During pre- and post-treatment, the Beck inventories (Beck et al., 2008) measured co-occurring levels of anxiety and depression. Depression characteristics and attitudes were measured with the Beck Depression Inventory. Anxiety, with components of cognitive and somatic functioning, was measured by the Beck Anxiety Inventory. Its cognitive subscale provided a measure of fearful thoughts and impaired cognitive functioning, and the somatic subscale measured the symptoms of physiological arousal. These inventories were included for further studies but not used in the current report. Previous follow-up studies at Soldier Center found that using the Beck Inventories as follow-up measures was problematic since both depression and anxiety inventories reflect the on-going life experiences in the client’s life at the time of the follow-up evaluation. Life experiences, including grief due to family deaths, divorces, and positive experiences such as births, and graduations, influence outcome measures.
Dissociative exhibitions, reflecting the participant’s ability to be mentally present and consciously focused, were measured by the Dissociative Experiences Scale (DES). Bernstein and Putnam (1986), authors of the scale reported that a score of 31 was associated with PTSD, whereas a score of 36 was the mean for dissociation-not otherwise specified.
All participants were assessed at three points during treatment at Soldier Center: pre- and post-treatment and 1-year follow-up. The initial intake occurred on arrival at Soldier Center and the second at the completion of the treatment plan. One year later a third assessment was conducted. Some treatment participants maintained occasional contact with the center following treatment while most assimilated into a routine at home with no contact with Soldier Center staff.
Previous published research indicate that EMDR therapy can resolve a single-incident trauma memory in three to-six sessions 77–100% of the time (Wilson et al., 1995, 1997; Marcus et al., 1997, 2004), while multiple combat trauma experiences generally require 12 or more sessions (Russell and Figley, 2013). All participants in both groups had been deployed multiple times, and demonstrated dissociative exhibitions ranging from loss of present awareness for a period to acting-out behavior while re-experiencing a traumatic memory. Moral injury issues were frequently presented as being attached to traumatic memories involving the violation of one’s personal values.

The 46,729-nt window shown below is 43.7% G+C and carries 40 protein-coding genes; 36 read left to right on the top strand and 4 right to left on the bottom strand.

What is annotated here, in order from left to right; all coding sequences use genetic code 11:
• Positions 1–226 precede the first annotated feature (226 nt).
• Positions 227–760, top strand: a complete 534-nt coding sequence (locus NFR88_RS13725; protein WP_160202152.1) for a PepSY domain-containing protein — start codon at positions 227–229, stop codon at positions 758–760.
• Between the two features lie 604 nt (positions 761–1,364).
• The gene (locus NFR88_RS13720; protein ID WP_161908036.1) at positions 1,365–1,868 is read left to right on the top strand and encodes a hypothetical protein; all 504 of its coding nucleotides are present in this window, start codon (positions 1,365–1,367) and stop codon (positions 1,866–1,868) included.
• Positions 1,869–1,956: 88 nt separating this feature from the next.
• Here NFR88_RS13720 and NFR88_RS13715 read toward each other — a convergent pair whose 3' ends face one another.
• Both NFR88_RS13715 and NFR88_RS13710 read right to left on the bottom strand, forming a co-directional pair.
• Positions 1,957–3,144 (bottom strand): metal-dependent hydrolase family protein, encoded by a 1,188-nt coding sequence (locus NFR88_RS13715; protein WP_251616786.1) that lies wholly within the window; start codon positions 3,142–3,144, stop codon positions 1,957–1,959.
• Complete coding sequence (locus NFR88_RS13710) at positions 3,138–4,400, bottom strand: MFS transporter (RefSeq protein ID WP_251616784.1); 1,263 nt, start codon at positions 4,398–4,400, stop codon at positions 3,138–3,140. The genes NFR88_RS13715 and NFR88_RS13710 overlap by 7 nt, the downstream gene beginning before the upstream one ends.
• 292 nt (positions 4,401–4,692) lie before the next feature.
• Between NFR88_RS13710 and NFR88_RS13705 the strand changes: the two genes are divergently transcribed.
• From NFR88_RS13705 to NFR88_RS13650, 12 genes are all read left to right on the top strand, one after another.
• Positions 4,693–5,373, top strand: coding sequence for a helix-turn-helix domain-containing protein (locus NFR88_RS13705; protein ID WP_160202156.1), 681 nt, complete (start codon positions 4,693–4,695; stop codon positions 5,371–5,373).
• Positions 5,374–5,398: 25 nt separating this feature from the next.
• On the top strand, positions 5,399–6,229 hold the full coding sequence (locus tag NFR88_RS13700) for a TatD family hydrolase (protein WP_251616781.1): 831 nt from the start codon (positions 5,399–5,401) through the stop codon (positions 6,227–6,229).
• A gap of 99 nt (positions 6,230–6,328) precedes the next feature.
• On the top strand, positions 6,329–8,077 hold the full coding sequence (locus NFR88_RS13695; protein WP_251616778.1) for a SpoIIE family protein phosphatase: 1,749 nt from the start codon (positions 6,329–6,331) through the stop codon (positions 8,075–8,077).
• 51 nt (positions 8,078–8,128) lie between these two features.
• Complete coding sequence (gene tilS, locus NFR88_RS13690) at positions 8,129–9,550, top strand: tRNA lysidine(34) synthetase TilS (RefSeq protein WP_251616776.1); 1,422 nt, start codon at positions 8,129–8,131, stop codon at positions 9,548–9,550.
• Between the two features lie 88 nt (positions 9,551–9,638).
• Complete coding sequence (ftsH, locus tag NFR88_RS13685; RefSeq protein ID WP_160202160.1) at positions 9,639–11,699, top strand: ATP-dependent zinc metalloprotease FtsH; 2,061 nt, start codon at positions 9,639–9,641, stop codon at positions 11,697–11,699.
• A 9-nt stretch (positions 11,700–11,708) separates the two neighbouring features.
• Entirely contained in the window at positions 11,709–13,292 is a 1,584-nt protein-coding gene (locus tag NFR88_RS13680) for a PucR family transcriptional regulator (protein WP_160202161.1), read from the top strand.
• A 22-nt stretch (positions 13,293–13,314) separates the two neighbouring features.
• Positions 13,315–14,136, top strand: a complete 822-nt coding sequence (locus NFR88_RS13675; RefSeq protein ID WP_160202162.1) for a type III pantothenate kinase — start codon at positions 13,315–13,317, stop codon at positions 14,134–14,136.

Both treatment formats incorporated the standard EMDR eight-phase approach (Shapiro, 2001, 2018). This approach includes: (1) History Taking; (2) Preparation; (3) Assessment; (4) Desensitization (reprocessing of the memory); (5) Installation; (6) Body Scan; (7) Closure; and (8) Reevaluation. The Adaptive Information Processing (AIP) model provides the theoretical underpinning of EMDR therapy. Pathology is viewed as the results of unprocessed, maladaptively stored memories. When memories remain unprocessed they continue to carry a highly emotional charge which, when triggered can create symptoms of PTSD and other disorders. EMDR therapy treats disturbing memories of the past, as well as present triggers, and future templates that prepares the person to effectively manage similar situations in the future. Effective treatment results in the diminishing of emotionally charged reactivity, the enhancement of positive self-referencing thoughts, and the clearing of somatically experienced body sensations associated with the targeted memory. Treatment plans consist of a list of disturbing memories associated with the client’s presenting symptoms. The list is developed during History Taking and self-regulation is developed during the Preparation phase. Finally, each disturbing memory listed in the treatment plan is treated in phases 3–8.